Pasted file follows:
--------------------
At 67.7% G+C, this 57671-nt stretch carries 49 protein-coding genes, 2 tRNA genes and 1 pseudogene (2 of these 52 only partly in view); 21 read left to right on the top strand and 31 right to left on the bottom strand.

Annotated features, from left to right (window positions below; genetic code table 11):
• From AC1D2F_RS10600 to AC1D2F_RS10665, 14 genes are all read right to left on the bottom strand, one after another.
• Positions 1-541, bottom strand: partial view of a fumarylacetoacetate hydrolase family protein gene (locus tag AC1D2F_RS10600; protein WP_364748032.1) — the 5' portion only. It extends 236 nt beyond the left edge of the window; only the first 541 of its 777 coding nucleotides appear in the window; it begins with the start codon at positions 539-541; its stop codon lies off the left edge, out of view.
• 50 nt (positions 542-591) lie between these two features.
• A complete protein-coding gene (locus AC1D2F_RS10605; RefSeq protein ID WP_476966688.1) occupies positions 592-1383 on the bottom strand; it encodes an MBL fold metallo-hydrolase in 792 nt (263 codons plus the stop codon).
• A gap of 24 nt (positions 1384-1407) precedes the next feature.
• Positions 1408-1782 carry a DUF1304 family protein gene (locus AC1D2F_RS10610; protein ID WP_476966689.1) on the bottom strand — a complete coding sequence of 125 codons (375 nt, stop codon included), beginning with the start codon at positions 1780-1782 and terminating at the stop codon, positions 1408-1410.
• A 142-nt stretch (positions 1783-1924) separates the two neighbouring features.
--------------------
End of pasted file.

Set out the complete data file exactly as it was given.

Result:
At 67.7% G+C, this 57671-nt stretch carries 49 protein-coding genes, 2 tRNA genes and 1 pseudogene (2 of these 52 only partly in view); 21 read left to right on the top strand and 31 right to left on the bottom strand.

Annotated features, from left to right (window positions below; genetic code table 11):
• From AC1D2F_RS10600 to AC1D2F_RS10665, 14 genes are all read right to left on the bottom strand, one after another.
• Positions 1-541, bottom strand: partial view of a fumarylacetoacetate hydrolase family protein gene (locus tag AC1D2F_RS10600; protein WP_364748032.1) — the 5' portion only. It extends 236 nt beyond the left edge of the window; only the first 541 of its 777 coding nucleotides appear in the window; it begins with the start codon at positions 539-541; its stop codon lies off the left edge, out of view.
• 50 nt (positions 542-591) lie between these two features.
• A complete protein-coding gene (locus AC1D2F_RS10605; RefSeq protein ID WP_476966688.1) occupies positions 592-1383 on the bottom strand; it encodes an MBL fold metallo-hydrolase in 792 nt (263 codons plus the stop codon).
• A gap of 24 nt (positions 1384-1407) precedes the next feature.
• Positions 1408-1782 carry a DUF1304 family protein gene (locus AC1D2F_RS10610; protein ID WP_476966689.1) on the bottom strand — a complete coding sequence of 125 codons (375 nt, stop codon included), beginning with the start codon at positions 1780-1782 and terminating at the stop codon, positions 1408-1410.
• A 142-nt stretch (positions 1783-1924) separates the two neighbouring features.